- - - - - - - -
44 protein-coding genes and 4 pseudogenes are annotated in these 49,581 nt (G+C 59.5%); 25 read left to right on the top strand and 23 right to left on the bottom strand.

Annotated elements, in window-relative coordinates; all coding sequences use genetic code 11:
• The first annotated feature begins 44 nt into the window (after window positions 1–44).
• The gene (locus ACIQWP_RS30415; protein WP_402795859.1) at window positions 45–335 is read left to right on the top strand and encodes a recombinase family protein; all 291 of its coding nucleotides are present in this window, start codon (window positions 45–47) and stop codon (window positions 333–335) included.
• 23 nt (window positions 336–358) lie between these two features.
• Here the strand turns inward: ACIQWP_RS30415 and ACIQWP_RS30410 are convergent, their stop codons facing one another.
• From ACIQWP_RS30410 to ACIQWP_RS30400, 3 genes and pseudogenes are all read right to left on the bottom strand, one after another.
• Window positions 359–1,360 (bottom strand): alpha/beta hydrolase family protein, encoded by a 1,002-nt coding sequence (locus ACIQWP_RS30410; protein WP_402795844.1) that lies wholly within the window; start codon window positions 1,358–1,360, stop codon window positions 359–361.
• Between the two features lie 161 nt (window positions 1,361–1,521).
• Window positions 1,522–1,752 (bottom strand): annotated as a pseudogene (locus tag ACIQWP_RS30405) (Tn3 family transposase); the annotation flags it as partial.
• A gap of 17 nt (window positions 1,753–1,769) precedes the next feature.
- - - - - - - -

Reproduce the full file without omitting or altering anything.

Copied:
44 protein-coding genes and 4 pseudogenes are annotated in these 49,581 nt (G+C 59.5%); 25 read left to right on the top strand and 23 right to left on the bottom strand.

Annotated elements, in window-relative coordinates; all coding sequences use genetic code 11:
• The first annotated feature begins 44 nt into the window (after window positions 1–44).
• The gene (locus ACIQWP_RS30415; protein WP_402795859.1) at window positions 45–335 is read left to right on the top strand and encodes a recombinase family protein; all 291 of its coding nucleotides are present in this window, start codon (window positions 45–47) and stop codon (window positions 333–335) included.
• 23 nt (window positions 336–358) lie between these two features.
• Here the strand turns inward: ACIQWP_RS30415 and ACIQWP_RS30410 are convergent, their stop codons facing one another.
• From ACIQWP_RS30410 to ACIQWP_RS30400, 3 genes and pseudogenes are all read right to left on the bottom strand, one after another.
• Window positions 359–1,360 (bottom strand): alpha/beta hydrolase family protein, encoded by a 1,002-nt coding sequence (locus ACIQWP_RS30410; protein WP_402795844.1) that lies wholly within the window; start codon window positions 1,358–1,360, stop codon window positions 359–361.
• Between the two features lie 161 nt (window positions 1,361–1,521).
• Window positions 1,522–1,752 (bottom strand): annotated as a pseudogene (locus tag ACIQWP_RS30405) (Tn3 family transposase); the annotation flags it as partial.
• A gap of 17 nt (window positions 1,753–1,769) precedes the next feature.